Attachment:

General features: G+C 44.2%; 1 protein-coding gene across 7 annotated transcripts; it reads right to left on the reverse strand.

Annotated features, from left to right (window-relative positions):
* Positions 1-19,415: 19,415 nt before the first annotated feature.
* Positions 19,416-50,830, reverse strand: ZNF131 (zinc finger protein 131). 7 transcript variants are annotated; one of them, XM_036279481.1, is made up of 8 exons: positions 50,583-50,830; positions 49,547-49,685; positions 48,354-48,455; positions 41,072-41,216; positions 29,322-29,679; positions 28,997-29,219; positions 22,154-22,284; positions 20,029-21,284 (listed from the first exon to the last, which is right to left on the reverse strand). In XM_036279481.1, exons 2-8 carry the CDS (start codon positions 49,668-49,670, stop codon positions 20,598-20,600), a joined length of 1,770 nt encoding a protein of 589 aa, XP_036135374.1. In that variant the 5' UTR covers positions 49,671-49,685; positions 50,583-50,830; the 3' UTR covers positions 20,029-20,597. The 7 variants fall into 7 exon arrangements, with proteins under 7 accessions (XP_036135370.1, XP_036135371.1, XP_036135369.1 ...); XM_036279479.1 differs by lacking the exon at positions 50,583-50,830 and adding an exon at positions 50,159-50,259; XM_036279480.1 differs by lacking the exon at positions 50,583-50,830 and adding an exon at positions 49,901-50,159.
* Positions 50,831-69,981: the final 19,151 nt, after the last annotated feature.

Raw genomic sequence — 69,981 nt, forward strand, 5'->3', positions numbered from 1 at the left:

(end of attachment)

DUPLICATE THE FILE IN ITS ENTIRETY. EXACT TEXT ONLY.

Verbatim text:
General features: G+C 44.2%; 1 protein-coding gene across 7 annotated transcripts; it reads right to left on the reverse strand.

Annotated features, from left to right (window-relative positions):
* Positions 1-19,415: 19,415 nt before the first annotated feature.
* Positions 19,416-50,830, reverse strand: ZNF131 (zinc finger protein 131). 7 transcript variants are annotated; one of them, XM_036279481.1, is made up of 8 exons: positions 50,583-50,830; positions 49,547-49,685; positions 48,354-48,455; positions 41,072-41,216; positions 29,322-29,679; positions 28,997-29,219; positions 22,154-22,284; positions 20,029-21,284 (listed from the first exon to the last, which is right to left on the reverse strand). In XM_036279481.1, exons 2-8 carry the CDS (start codon positions 49,668-49,670, stop codon positions 20,598-20,600), a joined length of 1,770 nt encoding a protein of 589 aa, XP_036135374.1. In that variant the 5' UTR covers positions 49,671-49,685; positions 50,583-50,830; the 3' UTR covers positions 20,029-20,597. The 7 variants fall into 7 exon arrangements, with proteins under 7 accessions (XP_036135370.1, XP_036135371.1, XP_036135369.1 ...); XM_036279479.1 differs by lacking the exon at positions 50,583-50,830 and adding an exon at positions 50,159-50,259; XM_036279480.1 differs by lacking the exon at positions 50,583-50,830 and adding an exon at positions 49,901-50,159.
* Positions 50,831-69,981: the final 19,151 nt, after the last annotated feature.

Raw genomic sequence — 69,981 nt, forward strand, 5'->3', positions numbered from 1 at the left: